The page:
Ebola: Liberian Health Workers defy strike call
Nurses and medical assistants fighting the Ebola outbreak in Liberia have largely ignored a call to strike over danger money and conditions.
Most health workers were working as normal on Monday, the BBC’s Jonathan Paye-Layleh in Monrovia said.
A union official said the government had coerced workers to ignore the strike – but the government said it had simply asked them to be reasonable.
Liberia is the country hit hardest by the deadliest ever Ebola outbreak.
Health workers are among those most at risk of catching the disease. Ninety-five have died from the virus in Liberia.
The latest outbreak has killed more than 4,000 people in Liberia, Sierra Leone, Guinea and Nigeria since it was identified in March.
‘Potential state failure’
World Health Organization (WHO) Director-General Margaret Chan said the outbreak threatened the “very survival of societies and governments in already very poor countries”.
“I have never seen an infectious disease contribute so strongly to potential state failure,” she said in a speech delivered on her behalf at a health conference in the Philippines.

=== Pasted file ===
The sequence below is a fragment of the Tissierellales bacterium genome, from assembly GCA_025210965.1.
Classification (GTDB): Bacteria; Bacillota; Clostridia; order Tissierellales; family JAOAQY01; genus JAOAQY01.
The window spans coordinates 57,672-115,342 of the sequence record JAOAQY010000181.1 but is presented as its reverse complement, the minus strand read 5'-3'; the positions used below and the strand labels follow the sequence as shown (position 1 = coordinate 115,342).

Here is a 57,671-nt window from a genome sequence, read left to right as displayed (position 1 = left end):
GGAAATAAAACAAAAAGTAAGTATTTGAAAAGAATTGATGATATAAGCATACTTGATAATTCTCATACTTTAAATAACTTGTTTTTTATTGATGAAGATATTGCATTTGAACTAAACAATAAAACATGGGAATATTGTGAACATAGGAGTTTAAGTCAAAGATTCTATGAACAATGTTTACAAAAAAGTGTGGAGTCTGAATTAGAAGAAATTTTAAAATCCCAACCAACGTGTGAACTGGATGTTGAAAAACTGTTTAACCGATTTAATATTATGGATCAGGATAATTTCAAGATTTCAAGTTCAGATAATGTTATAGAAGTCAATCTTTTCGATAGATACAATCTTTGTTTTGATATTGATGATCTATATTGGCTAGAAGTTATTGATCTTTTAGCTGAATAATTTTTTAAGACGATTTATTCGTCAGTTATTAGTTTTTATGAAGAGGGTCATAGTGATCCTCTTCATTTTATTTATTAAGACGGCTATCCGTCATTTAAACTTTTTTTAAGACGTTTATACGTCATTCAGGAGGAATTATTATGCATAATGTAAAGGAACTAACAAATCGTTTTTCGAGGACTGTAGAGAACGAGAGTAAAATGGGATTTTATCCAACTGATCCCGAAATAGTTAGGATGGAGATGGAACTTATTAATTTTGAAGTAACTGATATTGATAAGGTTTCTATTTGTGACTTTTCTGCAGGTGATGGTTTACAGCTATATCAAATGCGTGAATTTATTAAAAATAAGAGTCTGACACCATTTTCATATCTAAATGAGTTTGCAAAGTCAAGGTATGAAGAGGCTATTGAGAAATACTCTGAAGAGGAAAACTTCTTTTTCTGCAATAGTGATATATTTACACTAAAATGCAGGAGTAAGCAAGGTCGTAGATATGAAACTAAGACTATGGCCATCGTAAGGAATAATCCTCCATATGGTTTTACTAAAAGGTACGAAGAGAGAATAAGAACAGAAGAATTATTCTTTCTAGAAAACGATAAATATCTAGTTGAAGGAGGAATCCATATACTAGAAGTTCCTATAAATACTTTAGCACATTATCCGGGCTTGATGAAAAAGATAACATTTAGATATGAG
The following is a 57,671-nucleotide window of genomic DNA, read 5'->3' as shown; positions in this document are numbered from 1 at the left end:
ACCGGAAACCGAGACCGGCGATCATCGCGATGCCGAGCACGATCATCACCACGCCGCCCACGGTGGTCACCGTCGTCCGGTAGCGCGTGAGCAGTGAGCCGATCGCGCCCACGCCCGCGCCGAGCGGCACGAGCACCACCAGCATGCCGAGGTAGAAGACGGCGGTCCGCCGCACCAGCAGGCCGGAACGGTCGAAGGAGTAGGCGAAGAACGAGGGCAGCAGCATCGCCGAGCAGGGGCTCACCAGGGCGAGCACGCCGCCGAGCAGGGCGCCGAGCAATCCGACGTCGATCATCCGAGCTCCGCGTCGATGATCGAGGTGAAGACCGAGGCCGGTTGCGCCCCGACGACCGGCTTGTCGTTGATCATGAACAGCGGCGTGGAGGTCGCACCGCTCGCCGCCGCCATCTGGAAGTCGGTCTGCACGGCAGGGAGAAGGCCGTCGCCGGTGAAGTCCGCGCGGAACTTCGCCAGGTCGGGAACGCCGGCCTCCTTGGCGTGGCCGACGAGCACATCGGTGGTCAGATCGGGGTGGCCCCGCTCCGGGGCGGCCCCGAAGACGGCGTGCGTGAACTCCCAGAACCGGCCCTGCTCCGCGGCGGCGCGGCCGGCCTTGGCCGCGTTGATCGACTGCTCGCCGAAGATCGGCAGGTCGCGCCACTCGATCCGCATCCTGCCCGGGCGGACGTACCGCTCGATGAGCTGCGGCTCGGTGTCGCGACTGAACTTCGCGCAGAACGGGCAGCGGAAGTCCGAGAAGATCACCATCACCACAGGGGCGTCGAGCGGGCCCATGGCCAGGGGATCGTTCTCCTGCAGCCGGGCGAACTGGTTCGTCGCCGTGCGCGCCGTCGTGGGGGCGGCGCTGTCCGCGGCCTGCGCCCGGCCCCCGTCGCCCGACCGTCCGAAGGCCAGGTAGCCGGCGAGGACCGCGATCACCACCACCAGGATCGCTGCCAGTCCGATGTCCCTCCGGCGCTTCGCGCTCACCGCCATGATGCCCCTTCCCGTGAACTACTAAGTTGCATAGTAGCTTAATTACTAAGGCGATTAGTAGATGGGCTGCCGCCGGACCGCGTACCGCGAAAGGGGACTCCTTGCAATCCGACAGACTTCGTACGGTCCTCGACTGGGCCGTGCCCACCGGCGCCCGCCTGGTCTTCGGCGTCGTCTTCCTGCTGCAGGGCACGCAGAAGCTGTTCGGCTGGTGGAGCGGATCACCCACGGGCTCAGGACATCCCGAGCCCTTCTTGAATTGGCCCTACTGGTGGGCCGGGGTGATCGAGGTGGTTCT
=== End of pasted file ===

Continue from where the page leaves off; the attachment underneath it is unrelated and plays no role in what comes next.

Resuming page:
In the US, President Barack Obama has directed more steps to be taken to ensure high safety procedures when dealing with suspected Ebola patients, after a health worker treating an Ebola victim caught the virus.
Liberia’s National Health Workers Association, a union, had called the strike to demand an increase in the monthly risk fee paid to those treating Ebola cases.
It wants workers to be paid a risk fee of $700 (£434) a month. The fee is currently less than $500 a month, on top of basic salaries of between $200 and $300.
The association also wants more protective equipment and insurance for workers, and has accused the government of not providing enough protection from the virus.
On Monday, the association’s secretary-general, George Williams, said the government had put some health workers under “duress” and persuaded them to work.
Liberia’s Assistant Health Minister Tolbert Nyenswah said a strike would have negative consequences on those suffering from Ebola and would adversely affect progress made so far.
The government says the scale of the epidemic means it now cannot afford the risk fee originally agreed.
Information Minister Lewis Brown said the government had asked health workers to be reasonable.
“We are working with them the best way we possibly can, so that they understand we should have a common interest in saving lives by fighting this disease,” Mr Brown said.
Ebola deaths: Confirmed, probable and suspected
Note: figures have occasionally been revised down as suspected or probable cases are found to be unrelated to Ebola. They do not include one death in the US recorded on 8 October.